The Google-owned video site ramped up its efforts approximately two months after UK Prime Minister Theresa May called for firms to take a proactive stance on removing online extremist propaganda, after a terrorist attack on London Bridge killed eight people and injured 48.
According to CNET, YouTube is using cutting-edge machine learning technology to identify and remove more than 75 percent of controversial content before users even have a chance to flag it for inappropriateness. The improved accuracy of machine technology has more than doubled the number of videos YouTube takes down from its site, despite the large amount of content being published every minute.
The video site has expanded its counter-terrorism efforts by automatically playing videos that expose extremist recruiting myths when users search specific keywords on the site.
YouTube is also introducing a feature in the coming weeks that places videos with "inflammatory religious or supremacist content" in a "limited state" behind a warning. These videos will not qualify for comments and endorsements or be monetized or recommended.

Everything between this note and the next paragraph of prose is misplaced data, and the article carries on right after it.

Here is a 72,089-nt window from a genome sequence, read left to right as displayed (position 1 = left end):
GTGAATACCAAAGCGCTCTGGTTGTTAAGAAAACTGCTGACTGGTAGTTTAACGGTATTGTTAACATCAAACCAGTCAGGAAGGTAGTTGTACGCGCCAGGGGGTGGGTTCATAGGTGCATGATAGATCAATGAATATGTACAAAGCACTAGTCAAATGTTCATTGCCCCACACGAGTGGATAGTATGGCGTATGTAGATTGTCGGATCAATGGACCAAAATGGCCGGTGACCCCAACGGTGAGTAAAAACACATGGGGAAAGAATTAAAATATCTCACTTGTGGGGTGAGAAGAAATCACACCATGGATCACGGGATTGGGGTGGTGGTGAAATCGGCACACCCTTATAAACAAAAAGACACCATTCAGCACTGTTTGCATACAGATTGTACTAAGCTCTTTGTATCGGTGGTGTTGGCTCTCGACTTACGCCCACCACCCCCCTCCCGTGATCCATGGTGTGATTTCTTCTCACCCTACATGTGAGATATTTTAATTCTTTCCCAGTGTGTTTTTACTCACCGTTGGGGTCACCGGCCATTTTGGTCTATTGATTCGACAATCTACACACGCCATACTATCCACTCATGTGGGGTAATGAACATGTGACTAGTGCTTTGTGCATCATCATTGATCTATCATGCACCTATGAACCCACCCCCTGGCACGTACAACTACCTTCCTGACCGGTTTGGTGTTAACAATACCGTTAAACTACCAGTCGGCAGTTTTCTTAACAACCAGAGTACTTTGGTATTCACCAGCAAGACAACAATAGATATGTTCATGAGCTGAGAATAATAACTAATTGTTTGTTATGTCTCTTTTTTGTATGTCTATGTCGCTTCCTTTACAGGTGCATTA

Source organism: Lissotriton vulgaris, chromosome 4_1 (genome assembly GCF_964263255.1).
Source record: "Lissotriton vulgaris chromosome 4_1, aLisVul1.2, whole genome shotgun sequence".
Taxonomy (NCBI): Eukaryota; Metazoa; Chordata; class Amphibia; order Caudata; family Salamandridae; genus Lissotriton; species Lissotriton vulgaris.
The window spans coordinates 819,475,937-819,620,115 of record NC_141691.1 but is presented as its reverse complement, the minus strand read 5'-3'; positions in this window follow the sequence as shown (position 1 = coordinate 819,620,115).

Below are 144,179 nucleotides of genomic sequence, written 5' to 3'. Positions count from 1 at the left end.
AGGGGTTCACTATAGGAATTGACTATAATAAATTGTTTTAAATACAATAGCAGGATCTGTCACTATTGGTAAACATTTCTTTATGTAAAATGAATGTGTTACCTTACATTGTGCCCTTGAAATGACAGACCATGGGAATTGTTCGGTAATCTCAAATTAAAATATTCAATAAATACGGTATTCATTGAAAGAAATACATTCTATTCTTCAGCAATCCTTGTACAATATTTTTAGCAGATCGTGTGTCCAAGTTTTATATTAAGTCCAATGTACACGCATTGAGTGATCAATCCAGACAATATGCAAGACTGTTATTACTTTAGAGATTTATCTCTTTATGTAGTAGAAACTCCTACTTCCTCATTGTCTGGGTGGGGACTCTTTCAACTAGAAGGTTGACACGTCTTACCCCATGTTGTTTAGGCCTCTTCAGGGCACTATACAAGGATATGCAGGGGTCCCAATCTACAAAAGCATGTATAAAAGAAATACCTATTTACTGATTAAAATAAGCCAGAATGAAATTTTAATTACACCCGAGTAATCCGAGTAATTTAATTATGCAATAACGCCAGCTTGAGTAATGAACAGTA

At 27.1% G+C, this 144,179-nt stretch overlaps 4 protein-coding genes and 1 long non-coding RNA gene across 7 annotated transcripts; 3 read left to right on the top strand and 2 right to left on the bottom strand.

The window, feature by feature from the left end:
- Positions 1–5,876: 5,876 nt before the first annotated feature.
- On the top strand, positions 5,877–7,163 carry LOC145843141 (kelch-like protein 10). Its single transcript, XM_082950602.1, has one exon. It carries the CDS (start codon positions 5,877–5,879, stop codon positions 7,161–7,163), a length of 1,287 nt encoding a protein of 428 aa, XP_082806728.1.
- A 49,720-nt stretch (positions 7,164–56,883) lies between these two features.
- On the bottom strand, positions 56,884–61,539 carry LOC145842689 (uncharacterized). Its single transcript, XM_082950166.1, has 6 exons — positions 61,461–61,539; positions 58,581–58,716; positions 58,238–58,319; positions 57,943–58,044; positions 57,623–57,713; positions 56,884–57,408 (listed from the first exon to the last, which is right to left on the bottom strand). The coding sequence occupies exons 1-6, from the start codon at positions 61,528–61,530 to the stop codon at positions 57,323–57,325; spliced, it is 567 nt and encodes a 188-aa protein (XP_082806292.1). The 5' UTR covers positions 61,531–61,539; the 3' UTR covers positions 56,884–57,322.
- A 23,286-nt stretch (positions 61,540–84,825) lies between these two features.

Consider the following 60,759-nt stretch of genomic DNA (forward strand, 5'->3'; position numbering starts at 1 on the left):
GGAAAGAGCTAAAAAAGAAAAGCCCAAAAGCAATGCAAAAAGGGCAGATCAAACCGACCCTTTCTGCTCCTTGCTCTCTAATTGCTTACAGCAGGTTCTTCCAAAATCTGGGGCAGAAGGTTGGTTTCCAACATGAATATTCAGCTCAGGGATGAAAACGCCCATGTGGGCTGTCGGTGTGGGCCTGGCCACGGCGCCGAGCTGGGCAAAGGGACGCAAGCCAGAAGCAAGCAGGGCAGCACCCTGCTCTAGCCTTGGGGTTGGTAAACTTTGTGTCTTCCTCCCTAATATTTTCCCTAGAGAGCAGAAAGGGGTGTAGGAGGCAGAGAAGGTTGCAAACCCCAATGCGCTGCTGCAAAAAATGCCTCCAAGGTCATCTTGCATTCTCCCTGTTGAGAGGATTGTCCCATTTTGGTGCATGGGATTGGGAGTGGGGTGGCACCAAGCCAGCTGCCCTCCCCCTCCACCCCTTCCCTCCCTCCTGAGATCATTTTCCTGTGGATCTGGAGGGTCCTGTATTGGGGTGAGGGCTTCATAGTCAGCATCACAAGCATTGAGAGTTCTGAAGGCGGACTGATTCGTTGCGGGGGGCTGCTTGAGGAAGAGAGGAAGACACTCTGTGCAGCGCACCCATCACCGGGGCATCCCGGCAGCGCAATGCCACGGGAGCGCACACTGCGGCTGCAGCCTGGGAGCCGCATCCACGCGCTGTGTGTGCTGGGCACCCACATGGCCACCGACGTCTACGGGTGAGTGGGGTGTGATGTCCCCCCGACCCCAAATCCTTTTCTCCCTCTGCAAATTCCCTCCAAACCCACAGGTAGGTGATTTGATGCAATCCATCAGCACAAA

The video site is also increasing the number of independent experts working in its Trusted Flagger program, which is a network of groups and individuals responsible for reporting videos that may violate the company's guidelines. YouTube is currently working with more than 15 new organizations, such as the No Hate Speech Movement, the Institute for Strategic Dialogue and the Anti-Defamation League.
Kent Walker, a senior vice-president at Google, said in a blogpost, "Terrorism is an attack on open societies, and addressing the threat posed by violence and hate is a critical challenge for us all. Google and YouTube are committed to being part of the solution. We are working with government, law enforcement and civil society groups to tackle the problem of violent extremism online. There should be no place for terrorist content on our services."